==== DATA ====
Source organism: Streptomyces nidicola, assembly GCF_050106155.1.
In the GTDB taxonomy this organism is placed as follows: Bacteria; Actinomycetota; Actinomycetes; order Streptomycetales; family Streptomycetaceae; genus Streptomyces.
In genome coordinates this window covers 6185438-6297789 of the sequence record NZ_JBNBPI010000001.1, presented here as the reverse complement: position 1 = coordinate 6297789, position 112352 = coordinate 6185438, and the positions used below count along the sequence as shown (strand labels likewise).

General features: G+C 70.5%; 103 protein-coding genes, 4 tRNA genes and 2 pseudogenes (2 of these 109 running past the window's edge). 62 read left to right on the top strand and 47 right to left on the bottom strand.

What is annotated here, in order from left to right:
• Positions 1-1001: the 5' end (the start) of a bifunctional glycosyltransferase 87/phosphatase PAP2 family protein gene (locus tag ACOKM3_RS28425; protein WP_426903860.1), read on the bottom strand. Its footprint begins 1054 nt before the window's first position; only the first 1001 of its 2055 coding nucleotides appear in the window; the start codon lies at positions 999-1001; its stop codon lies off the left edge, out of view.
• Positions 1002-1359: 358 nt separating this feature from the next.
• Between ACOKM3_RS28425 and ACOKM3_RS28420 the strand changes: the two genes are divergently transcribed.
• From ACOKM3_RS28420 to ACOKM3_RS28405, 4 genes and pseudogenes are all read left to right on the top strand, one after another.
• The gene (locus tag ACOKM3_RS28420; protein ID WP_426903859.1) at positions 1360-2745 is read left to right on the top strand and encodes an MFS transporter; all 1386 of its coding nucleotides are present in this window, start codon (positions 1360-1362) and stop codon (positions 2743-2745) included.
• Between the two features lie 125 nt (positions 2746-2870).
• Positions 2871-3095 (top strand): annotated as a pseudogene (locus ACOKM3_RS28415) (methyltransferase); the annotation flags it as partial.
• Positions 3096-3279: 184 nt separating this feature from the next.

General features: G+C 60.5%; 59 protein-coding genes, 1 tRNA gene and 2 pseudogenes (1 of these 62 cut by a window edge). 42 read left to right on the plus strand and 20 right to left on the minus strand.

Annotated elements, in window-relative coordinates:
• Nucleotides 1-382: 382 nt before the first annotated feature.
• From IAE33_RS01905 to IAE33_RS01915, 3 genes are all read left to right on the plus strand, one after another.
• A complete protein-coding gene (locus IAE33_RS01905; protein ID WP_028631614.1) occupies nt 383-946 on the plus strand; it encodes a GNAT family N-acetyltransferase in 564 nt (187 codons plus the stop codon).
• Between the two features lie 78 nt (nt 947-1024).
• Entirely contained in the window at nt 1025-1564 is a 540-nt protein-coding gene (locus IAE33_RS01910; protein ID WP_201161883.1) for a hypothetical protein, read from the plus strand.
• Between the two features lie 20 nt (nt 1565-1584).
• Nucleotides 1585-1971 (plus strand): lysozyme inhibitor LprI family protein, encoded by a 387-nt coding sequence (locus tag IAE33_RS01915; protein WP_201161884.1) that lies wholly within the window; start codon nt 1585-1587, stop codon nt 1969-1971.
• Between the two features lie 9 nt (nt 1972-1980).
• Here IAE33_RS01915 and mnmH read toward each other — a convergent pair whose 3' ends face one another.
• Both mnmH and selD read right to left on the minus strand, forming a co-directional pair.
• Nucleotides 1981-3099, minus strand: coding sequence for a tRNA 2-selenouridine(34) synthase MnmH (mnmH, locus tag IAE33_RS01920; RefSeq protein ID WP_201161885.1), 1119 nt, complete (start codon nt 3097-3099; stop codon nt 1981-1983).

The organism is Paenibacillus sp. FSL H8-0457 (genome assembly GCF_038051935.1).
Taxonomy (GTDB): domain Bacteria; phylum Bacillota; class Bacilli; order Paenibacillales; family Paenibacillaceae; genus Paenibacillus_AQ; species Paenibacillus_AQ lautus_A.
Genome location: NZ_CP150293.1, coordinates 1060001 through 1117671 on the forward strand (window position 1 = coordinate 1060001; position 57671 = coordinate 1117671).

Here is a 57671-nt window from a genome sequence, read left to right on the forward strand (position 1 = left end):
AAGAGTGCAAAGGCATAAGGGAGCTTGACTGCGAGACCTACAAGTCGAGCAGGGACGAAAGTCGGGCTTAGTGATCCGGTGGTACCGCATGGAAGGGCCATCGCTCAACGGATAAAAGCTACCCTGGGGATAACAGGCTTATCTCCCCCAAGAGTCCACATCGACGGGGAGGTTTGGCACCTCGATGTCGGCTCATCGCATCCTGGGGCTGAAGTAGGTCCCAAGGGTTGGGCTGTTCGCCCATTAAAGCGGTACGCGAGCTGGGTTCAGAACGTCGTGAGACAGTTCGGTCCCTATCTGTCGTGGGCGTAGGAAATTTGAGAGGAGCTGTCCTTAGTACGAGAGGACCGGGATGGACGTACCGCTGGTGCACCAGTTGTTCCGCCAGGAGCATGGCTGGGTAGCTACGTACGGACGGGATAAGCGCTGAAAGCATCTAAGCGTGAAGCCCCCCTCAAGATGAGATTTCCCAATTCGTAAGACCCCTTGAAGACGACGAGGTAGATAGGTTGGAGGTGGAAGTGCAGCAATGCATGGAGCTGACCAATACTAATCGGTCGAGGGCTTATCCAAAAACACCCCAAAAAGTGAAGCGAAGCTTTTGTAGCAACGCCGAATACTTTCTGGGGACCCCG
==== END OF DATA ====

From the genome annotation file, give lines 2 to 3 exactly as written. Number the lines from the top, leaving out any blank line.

In the GTDB taxonomy this organism is placed as follows: Bacteria; Actinomycetota; Actinomycetes; order Streptomycetales; family Streptomycetaceae; genus Streptomyces.
In genome coordinates this window covers 6185438-6297789 of the sequence record NZ_JBNBPI010000001.1, presented here as the reverse complement: position 1 = coordinate 6297789, position 112352 = coordinate 6185438, and the positions used below count along the sequence as shown (strand labels likewise).